JavaScript Async and Callbacks versus Promises

JavaScript Async & Callbacks

Asynchronous calls and callbacks are how JavaScript is able to respond to user events that occur after the browser has loaded the DOM. This type of programming is commonly referred to as event-driven programming.

In event-driven programming, once an event occurs, its registered callback to that event fires off its functionality. An event could occur from many varying incidents, such as removing an input field from a web form, or retrieving data from a remote web service.

Let’s take a look

Async call with a Callback

// get data from remote url
getJSON(url, function(err, data){
  // check for errors
  // no errors - process data
  // check data condition
  // check another condition
  // else do this condition

The data returned from calling our remote web service, fires the callback function with either the data or an error returned as a dynamic argument.

Using a callback for a simple event is fine. However, if an event contains multiple conditions that need to be checked, then callback functions can become hard to read and maintain. In these more complex cases, JavaScript Promises are the solution.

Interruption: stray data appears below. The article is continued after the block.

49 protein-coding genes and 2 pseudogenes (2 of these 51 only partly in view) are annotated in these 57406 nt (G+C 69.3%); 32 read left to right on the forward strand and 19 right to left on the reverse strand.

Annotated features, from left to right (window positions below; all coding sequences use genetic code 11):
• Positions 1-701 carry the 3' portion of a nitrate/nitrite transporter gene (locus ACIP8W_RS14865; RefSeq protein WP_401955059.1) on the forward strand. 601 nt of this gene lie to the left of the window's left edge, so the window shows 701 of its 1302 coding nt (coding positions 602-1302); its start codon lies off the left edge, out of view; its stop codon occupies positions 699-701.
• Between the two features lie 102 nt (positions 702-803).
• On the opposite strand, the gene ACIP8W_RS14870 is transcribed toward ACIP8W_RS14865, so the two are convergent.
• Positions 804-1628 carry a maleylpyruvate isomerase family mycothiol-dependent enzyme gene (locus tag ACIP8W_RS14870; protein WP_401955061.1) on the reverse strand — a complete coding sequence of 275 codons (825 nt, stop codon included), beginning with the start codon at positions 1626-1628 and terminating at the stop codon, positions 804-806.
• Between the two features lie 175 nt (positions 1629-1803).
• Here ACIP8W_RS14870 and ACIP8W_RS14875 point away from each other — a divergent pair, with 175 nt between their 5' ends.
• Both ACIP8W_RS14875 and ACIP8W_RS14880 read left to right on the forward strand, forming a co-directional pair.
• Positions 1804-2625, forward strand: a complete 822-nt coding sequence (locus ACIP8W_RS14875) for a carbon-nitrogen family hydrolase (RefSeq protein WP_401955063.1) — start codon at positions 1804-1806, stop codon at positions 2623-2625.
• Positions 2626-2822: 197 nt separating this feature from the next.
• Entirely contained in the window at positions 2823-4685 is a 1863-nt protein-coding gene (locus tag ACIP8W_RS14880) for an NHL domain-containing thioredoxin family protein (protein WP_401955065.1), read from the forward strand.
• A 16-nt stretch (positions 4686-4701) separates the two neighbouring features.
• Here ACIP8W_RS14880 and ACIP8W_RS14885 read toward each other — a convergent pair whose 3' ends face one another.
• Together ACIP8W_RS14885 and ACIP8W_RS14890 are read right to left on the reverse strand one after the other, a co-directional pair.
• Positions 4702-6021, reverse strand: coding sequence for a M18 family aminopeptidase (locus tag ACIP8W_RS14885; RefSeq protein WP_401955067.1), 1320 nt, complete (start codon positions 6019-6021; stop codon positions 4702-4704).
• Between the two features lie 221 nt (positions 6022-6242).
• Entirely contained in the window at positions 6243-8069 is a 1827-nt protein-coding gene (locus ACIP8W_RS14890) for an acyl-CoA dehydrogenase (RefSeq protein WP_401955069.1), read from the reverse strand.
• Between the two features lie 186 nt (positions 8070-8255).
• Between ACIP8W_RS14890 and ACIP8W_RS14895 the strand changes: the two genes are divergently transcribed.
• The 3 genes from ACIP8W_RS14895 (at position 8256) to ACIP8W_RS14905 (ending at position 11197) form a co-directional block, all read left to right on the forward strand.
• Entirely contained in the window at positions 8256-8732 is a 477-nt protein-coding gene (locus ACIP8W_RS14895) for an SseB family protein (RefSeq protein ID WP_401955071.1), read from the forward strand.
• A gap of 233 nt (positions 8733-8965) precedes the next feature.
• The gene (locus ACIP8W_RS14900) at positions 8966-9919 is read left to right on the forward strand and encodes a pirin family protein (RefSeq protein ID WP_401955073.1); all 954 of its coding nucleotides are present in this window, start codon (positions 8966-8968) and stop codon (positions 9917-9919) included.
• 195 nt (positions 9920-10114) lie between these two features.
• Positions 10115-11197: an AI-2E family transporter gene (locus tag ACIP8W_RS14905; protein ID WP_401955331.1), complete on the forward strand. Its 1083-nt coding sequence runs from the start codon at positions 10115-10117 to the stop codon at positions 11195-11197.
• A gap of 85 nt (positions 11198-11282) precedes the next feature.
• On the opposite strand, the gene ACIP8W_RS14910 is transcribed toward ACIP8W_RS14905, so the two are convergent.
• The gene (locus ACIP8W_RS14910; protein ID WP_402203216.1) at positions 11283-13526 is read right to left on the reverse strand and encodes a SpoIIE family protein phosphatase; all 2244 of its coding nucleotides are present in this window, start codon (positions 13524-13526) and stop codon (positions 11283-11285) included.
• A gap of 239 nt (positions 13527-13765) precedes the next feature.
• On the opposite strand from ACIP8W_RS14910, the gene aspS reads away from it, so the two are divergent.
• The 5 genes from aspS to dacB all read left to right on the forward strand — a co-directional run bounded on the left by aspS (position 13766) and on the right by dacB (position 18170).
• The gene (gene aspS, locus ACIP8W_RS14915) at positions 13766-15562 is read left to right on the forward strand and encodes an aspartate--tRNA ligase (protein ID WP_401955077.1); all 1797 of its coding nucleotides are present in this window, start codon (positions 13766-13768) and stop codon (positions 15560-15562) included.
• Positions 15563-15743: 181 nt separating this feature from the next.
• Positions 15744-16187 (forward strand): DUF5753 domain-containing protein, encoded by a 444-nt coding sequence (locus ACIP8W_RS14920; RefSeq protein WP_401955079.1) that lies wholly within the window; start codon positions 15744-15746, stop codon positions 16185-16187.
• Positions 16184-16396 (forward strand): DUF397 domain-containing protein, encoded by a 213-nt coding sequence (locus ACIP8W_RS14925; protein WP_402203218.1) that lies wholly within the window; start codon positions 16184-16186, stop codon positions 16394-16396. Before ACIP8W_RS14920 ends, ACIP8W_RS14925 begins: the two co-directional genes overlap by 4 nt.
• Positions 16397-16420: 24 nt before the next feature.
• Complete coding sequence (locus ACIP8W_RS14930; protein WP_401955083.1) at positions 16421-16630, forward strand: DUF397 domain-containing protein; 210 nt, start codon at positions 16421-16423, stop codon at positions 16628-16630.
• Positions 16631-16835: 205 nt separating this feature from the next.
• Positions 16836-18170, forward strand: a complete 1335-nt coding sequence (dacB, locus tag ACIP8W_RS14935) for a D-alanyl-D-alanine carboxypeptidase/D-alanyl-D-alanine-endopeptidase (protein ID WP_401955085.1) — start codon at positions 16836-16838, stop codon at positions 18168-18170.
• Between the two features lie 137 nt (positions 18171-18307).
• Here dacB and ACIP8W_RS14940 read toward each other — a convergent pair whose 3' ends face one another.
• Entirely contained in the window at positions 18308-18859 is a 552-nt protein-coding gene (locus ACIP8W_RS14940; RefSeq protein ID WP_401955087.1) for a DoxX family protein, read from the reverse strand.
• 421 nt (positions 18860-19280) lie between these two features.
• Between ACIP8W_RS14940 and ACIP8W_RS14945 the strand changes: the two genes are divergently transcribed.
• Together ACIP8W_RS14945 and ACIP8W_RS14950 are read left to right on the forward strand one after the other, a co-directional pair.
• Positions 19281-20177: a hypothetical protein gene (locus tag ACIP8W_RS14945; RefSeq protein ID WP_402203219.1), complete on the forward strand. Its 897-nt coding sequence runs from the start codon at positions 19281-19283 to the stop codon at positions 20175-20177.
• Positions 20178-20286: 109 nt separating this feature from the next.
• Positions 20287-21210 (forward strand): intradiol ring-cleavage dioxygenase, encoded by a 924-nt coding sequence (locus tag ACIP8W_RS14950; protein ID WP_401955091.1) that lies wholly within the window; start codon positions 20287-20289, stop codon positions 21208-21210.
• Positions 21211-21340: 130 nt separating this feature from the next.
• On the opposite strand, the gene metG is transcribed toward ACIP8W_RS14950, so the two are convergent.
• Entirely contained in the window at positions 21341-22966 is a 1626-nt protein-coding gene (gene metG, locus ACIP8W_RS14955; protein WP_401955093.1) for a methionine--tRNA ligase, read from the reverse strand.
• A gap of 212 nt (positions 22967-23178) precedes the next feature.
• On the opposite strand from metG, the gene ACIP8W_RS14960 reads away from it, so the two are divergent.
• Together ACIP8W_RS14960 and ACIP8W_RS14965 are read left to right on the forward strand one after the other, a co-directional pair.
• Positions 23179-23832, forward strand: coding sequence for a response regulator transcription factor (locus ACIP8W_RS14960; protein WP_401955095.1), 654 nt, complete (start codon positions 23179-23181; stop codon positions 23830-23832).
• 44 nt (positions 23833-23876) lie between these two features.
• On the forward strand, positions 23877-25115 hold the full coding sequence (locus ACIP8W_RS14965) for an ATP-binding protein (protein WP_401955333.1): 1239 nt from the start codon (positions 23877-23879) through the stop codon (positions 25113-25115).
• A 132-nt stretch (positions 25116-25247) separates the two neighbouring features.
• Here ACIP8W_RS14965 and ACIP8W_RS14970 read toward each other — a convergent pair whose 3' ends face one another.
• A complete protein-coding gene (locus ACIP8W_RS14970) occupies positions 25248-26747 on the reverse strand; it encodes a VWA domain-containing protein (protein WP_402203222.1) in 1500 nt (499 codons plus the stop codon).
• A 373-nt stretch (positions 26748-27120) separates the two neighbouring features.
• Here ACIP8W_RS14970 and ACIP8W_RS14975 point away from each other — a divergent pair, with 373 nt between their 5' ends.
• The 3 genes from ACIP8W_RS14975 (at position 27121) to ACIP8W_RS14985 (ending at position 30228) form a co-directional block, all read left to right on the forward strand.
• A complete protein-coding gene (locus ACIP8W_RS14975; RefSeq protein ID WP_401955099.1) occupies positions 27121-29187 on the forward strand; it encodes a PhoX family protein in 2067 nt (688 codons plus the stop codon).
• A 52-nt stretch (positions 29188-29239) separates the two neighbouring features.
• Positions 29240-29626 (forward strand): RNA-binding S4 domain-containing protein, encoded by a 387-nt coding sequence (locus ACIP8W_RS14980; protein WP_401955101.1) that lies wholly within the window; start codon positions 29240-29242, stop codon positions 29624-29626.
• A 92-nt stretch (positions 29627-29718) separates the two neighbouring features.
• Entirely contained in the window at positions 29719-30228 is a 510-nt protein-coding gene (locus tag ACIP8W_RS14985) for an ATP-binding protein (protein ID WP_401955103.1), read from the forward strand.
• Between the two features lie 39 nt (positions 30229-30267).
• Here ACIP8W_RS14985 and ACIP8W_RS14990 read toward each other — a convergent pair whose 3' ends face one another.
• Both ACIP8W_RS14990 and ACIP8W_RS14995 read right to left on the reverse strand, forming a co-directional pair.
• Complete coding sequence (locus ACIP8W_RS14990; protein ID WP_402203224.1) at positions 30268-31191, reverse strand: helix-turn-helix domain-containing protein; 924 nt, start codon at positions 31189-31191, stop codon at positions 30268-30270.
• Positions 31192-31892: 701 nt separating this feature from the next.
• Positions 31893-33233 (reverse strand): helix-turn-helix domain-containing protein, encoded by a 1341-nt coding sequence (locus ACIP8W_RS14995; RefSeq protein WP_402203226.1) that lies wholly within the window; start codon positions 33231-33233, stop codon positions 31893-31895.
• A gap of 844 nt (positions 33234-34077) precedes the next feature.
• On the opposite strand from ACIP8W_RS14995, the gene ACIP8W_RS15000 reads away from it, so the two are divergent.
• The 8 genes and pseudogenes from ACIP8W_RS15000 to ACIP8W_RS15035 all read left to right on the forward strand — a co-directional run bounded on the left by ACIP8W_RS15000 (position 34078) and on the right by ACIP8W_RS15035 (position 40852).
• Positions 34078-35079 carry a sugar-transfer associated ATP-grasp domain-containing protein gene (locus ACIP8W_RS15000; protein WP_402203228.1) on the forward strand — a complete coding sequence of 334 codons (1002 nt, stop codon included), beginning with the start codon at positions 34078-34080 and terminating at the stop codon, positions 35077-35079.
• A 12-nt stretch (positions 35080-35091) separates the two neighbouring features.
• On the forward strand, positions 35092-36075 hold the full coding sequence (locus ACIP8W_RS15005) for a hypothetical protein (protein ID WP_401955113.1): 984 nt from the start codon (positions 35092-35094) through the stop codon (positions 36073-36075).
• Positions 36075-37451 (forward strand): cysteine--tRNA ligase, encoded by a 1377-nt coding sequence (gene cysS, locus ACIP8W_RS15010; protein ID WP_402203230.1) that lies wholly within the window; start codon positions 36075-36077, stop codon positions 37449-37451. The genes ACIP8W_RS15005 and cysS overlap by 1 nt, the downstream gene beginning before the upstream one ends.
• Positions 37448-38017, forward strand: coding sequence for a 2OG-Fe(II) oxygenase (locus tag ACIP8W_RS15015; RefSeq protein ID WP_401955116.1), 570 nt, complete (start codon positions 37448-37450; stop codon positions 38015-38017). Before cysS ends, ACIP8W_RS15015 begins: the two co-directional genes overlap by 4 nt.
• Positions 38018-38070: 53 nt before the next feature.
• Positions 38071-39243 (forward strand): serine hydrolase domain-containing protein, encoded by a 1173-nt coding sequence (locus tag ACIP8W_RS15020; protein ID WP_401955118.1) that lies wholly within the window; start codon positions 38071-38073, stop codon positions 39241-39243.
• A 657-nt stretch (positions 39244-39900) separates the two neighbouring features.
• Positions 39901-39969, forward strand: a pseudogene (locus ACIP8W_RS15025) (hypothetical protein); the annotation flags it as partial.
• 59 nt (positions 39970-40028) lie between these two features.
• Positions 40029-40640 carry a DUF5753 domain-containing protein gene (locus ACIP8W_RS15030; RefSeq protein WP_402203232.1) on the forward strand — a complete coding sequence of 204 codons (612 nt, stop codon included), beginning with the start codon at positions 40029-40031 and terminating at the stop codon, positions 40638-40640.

JavaScript Promises
JavaScript promises are considered a best practice when “calling back”. Promises make callback functionality easier to read by eliminating the need for convoluted error and data conditional checking.

The reason is due to a specific condition will not fire, unless it occurs.

Let’s take a look

Async Using a Promise

// our promise
var promiseData = getRemoteData(url);

  // do something interesting
  // with the returned data  

We create a promise variable named promiseData and then call the remote web service like before.

JavaScript promises have a then method defined on them, and this is the location where we create our callback functionality.

If any side effects occur, such as an error, we don’t have to check for this condition, because our then method will only fire the callback if the data is returned. If the data does not return, the then method never executes.

And that’s it! There’s obviously a million other examples between the two, but this gives an simple clear cut practical solution on why you would use promises.

Happy coding! 😀

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